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Candide, Or The Optimist

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Candide could not help admiring the cause of his deliverance. "What men! what manners! " cried he; "if I had not fortunately run my sword up to the hilt in the body of Miss Cunegund's brother, I should have infallibly been eaten alive. But, after all, pure nature is an excellent thing; since these people, instead of eating me, showed me a thousand civilities as soon as they knew I was not a Jesuit."  

Candide and his Valet arrive in the Country of El Dorado. What they saw there.  

WHEN they got to the frontiers of the Oreillons, "You see," said Cacambo to Candide, " this hemisphere is not better than the other; e'en take my advice, and let us return to Europe by the shortest way possible." "But how can we get back," said Candide, "and whither shall we go? To my own country? The Bulgarians and the Abares are laying that waste with fire and sword; or shall we go to Portugal? There I shall be burnt; and if we abide here, we are every moment in danger of being spitted. But how can I bring myself to quit that part of the world where my dear Miss Cunegund has her residence?"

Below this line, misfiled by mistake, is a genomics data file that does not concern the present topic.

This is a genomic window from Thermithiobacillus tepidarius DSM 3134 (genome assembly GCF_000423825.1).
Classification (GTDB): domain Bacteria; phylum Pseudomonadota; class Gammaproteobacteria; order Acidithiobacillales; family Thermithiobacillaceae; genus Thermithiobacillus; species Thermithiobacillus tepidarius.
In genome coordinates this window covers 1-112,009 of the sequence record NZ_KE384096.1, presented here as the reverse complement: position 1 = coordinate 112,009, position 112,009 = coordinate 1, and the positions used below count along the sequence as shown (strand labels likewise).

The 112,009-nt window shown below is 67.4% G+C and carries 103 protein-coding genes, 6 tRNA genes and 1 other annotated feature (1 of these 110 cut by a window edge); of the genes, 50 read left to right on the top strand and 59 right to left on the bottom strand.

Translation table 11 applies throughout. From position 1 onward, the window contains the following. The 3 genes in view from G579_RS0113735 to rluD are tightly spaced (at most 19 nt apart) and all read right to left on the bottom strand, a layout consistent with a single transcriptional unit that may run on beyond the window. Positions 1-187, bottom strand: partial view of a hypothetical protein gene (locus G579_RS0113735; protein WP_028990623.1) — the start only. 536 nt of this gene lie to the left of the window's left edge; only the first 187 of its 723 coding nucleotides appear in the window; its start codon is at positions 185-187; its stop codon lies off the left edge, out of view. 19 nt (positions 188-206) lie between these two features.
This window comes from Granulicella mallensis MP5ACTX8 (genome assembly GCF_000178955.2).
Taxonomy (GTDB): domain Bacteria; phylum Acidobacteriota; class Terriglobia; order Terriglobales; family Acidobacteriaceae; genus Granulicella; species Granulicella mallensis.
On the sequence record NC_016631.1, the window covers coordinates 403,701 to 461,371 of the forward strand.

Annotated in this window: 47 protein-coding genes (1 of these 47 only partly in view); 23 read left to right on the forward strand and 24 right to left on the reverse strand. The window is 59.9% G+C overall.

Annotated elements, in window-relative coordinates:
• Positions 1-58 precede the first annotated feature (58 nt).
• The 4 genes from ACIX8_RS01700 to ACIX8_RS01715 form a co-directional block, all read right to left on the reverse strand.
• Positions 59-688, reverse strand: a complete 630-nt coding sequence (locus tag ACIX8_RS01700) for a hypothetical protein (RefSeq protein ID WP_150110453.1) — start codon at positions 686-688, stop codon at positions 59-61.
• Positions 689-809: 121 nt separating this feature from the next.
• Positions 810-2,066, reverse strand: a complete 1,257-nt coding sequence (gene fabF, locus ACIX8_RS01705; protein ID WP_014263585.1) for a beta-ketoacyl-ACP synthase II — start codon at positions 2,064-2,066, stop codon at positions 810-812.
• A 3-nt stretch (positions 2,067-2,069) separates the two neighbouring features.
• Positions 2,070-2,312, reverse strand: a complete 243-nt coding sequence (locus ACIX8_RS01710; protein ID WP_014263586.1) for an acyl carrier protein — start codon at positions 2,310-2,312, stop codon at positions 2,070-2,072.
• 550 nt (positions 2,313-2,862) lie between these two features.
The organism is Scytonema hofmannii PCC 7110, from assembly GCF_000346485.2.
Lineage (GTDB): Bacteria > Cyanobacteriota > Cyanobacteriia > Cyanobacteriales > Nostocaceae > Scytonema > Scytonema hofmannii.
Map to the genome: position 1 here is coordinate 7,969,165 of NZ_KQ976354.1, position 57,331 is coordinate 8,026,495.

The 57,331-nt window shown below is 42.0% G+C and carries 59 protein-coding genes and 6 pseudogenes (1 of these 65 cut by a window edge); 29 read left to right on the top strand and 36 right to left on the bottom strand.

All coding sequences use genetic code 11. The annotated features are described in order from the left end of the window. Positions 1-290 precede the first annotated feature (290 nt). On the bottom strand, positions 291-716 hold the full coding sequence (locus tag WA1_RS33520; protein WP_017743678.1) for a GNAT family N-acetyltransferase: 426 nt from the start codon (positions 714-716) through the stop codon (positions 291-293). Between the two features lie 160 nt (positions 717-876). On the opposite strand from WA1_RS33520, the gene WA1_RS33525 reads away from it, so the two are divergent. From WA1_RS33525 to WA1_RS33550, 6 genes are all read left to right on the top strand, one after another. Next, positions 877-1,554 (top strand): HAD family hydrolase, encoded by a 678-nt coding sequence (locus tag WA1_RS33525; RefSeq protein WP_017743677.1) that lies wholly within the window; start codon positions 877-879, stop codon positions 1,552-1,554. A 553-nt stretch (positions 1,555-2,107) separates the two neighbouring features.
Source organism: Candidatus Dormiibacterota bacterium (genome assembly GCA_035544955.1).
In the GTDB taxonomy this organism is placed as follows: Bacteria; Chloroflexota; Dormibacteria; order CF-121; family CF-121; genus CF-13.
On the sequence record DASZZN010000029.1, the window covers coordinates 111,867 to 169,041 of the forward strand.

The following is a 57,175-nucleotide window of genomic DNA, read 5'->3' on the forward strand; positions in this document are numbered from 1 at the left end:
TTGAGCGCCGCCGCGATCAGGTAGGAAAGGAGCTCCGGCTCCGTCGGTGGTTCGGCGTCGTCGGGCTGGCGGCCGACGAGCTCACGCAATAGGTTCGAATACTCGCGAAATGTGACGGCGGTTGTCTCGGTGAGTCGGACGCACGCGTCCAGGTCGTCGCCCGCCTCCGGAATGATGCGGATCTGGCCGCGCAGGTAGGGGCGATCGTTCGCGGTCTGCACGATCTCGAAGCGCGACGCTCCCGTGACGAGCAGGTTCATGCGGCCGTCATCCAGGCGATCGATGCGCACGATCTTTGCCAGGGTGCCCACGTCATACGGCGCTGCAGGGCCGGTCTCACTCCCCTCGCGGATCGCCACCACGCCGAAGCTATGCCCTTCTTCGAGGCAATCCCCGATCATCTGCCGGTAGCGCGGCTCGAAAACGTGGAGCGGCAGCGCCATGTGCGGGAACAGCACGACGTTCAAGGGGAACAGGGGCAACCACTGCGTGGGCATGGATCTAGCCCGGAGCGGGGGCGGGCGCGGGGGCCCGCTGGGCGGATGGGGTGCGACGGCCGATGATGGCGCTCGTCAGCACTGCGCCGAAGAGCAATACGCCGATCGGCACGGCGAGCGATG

"Let us turn towards Cayenne," said Cacambo; "there we shall meet with some Frenchmen; for you know those gentry ramble all over the world; perhaps they will assist us, and God will look with pity on our distress."  

It was not so easy to get to Cayenne. They knew pretty nearly whereabouts it lay; but the mountains, rivers, precipices, robbers, savages, were dreadful obstacles in the way. Their horses died with fatigue, and their provisions were at an end. They subsisted a whole month upon wild fruit, till at length they came to a little river bordered with cocoa trees, the sight of which at once revived their drooping spirits, and furnished nourishment for their enfeebled bodies.  

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